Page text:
Beginner's Guide to XPath

Follow this guide to learn the basics of XPath selectors, what they are made of and how to use them

XPath Syntax Cheat Sheet
  • / - selects from the root node (absolute path)

  • // - selects from the specified node (relative path)

  • element - selects all elements with the given tag name

  • [predicate] - adds a condition to selection filter

  • @attribute="value" - selects the value of the specified attribute

  • text()="value" - selects the text within an element

  • position()="index" - selects the element by its position among siblings

Chaining predicates

  • //*[@attribute1="value"][@attribute2="value"]

  • //*[@attribute1="value" and @attribute2="value"]

Selecting position

Both expressions below select an img element that is the 2nd child of div:

  • //div/img[position()="2"]

  • //div/img[2]

String vs substring search algorithms

  • //*[@class="className"] - searches for exact match

  • //*[contains(@class, "className")] - searches for partial match

Why use XPath

Knowing the basics of this versatile tool is almost a must in automated testing. Ideally, the most reliable tests are built with the use of IDs or test-IDs. In reality though there are a lot of web sites that don't utilize IDs, forcing us to use other attributes to find elements. You may also encounter cases where, as a part of your test, you need to check on certain properties of an element, like position, text content or a state of being disabled, for example. That's when XPath and CSS selectors need to be explored for writing locator expressions.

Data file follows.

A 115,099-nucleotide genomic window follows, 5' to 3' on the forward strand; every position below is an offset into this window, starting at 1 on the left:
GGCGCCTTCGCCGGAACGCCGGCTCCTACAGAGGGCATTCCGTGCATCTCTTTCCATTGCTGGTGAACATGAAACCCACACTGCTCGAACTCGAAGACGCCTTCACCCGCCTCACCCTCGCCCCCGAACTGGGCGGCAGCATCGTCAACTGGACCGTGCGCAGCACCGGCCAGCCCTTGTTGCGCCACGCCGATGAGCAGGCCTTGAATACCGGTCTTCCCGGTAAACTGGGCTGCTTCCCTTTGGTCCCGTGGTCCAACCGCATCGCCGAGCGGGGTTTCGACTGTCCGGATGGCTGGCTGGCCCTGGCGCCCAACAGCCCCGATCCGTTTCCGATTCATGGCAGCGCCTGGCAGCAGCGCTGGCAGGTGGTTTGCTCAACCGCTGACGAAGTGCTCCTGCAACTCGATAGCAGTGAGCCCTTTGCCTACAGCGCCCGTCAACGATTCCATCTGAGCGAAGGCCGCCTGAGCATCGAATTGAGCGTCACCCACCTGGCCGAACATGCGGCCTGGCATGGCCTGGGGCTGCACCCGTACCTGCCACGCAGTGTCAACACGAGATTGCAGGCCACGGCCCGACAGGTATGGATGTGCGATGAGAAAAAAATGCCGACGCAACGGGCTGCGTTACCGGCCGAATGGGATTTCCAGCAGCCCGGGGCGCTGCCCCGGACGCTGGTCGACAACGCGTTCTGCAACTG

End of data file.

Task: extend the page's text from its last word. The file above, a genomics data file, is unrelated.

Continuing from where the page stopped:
What is XPath

XPath, or XML Path, is a syntax expression language with its own functions and operators, that uses path expressions to select nodes or node-sets in an XML or HTML document. It is wide spread across many programming languages and testing frameworks. XPath implementations are complete in Chrome, Firefox and Edge, so XPath locators work well for cross-browser testing and can be validated right in the browser devtools.

Here's what a typical XPath selector looks like:

How to use XPath

XPath selectors are really easy to use once you get to know how to construct them. To begin, let's take a look at the basic XPath syntax (parts in bold cannot be omitted from selector):

  • current node selector (/ or //)

  • element (tag name)

  • [predicate]

  • @attribute ="value"

  • function()="value"

Not every path expression will have all of these pieces in it. The look of a selector and how specific it is often depends on the context and the goal. There's always a slash or a double-slash, tag name also cannot be omitted, but it can be replaced with an asterisk symbol *, indicating that any tag name will match.